Under the Marrakech Partnership for Global Climate Action, two Action Events were held on transport, and human settlements in which UN-Habitat played a key role next to strong partners. The Transport Action Event showcased efforts made by various transport stakeholders to create the building blocks for a low carbon, sustainable pathway to 2050. UN-Habitat’s Executive Director participated in the fourth segment on Creating Momentum Beyond COP 25. Ms. Maimunah Modh Sharif emphasised the magnitude of the situation and the need for robust partnerships. “With 75% of infrastructure is yet to be built by 2050, we cannot do it alone,” she said. “We need to continue working together on the Infrastructure, Cities and Local Action Track and transports in particular to assess progress to accelerate change. We need data and connect them to policies, to implementation and finance.”

Liu Zhenmin, Under Secretary General, UN DESA, Maruxa Cardama, Secretary General, SLoCaT and Gonzalo Muñoz, High-Level Climate Champion, stressed the importance of an integrated and coordinated multi-stakeholders approach to address the climate emergency.  Private sector and civil society partners have to be part of the equation.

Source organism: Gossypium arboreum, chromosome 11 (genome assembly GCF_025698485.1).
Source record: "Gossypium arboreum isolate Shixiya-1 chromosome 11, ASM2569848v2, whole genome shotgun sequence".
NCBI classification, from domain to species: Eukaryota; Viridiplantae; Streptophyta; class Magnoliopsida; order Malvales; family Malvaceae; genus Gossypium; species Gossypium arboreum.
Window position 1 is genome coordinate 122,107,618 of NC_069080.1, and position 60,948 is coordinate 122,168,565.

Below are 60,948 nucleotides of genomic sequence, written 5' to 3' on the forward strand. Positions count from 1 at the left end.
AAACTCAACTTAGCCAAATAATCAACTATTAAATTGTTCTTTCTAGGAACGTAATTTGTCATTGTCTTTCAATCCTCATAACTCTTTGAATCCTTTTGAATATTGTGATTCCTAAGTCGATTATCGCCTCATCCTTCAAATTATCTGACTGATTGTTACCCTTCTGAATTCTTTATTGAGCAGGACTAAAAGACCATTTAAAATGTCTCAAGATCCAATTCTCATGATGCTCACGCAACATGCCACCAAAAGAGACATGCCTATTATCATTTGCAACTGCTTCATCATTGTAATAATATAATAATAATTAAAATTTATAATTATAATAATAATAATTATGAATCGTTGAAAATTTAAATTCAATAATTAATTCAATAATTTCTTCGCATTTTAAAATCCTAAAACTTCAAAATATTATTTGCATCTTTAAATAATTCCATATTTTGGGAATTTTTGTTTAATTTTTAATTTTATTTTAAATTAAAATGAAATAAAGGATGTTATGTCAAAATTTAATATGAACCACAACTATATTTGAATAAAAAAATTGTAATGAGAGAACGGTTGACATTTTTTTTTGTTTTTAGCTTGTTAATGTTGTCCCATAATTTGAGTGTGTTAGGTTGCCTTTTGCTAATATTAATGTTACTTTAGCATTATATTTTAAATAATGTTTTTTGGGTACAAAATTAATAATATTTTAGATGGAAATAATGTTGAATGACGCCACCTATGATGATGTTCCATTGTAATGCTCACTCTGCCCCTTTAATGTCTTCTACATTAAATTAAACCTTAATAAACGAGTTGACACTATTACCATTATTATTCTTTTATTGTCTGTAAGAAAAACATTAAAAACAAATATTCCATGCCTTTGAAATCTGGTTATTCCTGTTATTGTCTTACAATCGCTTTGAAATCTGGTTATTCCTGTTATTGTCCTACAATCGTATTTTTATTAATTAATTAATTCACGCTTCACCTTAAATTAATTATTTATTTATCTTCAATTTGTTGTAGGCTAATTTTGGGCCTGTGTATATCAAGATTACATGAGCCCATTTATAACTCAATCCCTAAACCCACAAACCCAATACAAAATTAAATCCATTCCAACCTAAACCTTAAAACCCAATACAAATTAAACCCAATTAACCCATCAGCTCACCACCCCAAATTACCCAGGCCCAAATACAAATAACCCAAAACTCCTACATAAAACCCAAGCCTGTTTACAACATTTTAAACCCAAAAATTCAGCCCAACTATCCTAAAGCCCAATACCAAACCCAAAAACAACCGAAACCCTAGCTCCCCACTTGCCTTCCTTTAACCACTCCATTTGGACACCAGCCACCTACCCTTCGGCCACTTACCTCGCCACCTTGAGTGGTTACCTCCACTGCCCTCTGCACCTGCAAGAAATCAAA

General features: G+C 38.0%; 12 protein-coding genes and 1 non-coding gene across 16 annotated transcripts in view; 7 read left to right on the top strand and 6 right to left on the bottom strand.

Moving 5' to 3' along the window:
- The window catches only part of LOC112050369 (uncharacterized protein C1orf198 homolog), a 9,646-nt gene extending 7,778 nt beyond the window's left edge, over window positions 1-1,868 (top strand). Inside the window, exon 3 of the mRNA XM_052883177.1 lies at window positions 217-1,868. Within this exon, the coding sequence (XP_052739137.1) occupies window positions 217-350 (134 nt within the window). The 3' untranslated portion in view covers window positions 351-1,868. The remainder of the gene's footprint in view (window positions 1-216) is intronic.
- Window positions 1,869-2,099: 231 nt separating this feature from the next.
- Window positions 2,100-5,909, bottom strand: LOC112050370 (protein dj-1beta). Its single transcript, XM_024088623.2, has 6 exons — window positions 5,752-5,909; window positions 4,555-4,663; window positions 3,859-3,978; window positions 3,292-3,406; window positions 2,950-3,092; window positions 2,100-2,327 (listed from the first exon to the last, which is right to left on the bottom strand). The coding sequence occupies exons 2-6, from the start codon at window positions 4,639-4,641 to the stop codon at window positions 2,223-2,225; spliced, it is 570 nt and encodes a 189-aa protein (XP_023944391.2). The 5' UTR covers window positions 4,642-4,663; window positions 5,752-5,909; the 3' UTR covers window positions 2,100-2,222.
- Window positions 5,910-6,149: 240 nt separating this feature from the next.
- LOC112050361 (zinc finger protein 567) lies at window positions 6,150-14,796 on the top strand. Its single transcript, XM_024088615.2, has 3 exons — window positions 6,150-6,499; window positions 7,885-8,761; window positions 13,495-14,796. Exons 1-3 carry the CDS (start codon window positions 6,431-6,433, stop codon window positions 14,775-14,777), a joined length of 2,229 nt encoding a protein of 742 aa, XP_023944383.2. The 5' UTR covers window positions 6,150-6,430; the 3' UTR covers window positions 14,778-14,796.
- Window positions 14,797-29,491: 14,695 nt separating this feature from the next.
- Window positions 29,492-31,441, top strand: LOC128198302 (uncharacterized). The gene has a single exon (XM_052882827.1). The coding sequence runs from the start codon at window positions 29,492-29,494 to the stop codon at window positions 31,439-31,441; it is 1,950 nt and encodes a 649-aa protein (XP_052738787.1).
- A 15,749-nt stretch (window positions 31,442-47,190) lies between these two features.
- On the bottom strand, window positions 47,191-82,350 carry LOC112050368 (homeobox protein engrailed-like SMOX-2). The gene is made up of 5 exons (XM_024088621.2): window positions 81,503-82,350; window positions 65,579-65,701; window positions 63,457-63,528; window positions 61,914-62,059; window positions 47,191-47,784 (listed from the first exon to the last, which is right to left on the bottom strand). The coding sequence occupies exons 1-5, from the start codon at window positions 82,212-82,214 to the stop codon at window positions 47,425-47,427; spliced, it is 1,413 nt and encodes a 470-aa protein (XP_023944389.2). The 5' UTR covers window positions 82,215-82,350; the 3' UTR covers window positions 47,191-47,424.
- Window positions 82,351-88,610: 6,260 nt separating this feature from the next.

The Human Settlements Action Event was an essential apect of the Local Government and Cities Day, gathering more than 20 key speakers to address local and national commitments towards decarbonizing building and cities and scaling the transition. Ms. Maimunah Mohd Sharif, made a plea to participants by recalling the fundamental role of multi-level governance, bringing all levels of governments and including communities, emphasizing the role of smart investments for decarbonisation and resilience in cities while driving social equity. “I believe in UN-Habitat's human rights approach,” she said. Adding, “The importance of addressing the most vulnerable first. These are poor communities most at risk from climate change, young people whose future is at risk, women who are more often than men home-based when disasters hit homes. In short - we propose to harmonize climate action with our global commitment on sustainable development – to leave no one behind – and make climate action equitable and just.”

This first week of the COP25 has concluded with negotiations on ‘common time frames’ and future climate country pledges, in particular the Nationally Determined Contributions (NDC) due by the end of next year. Delegates have postponed negotiations on Article 6 (market and non-market mechanisms) until Monday 9 December. Uncertainty remains about what elements could be decided on at COP 25. In the meantime, UN-Habitat gathered experts and national governments on 6 December to seek advice on a new guide to support countries to integrate human settlements issues into their NDCs. Concerns are that human settlements have been underplayed so far in the majority of NDCs. Given the strong role that cities could play in increasing emission cuts and adaptation actions, NDCs would highly benefit from including urban issues in order to raise their ambitions. The new guide will be rapidly created and deployed in a number of countries in early 2020.

COP25  Sign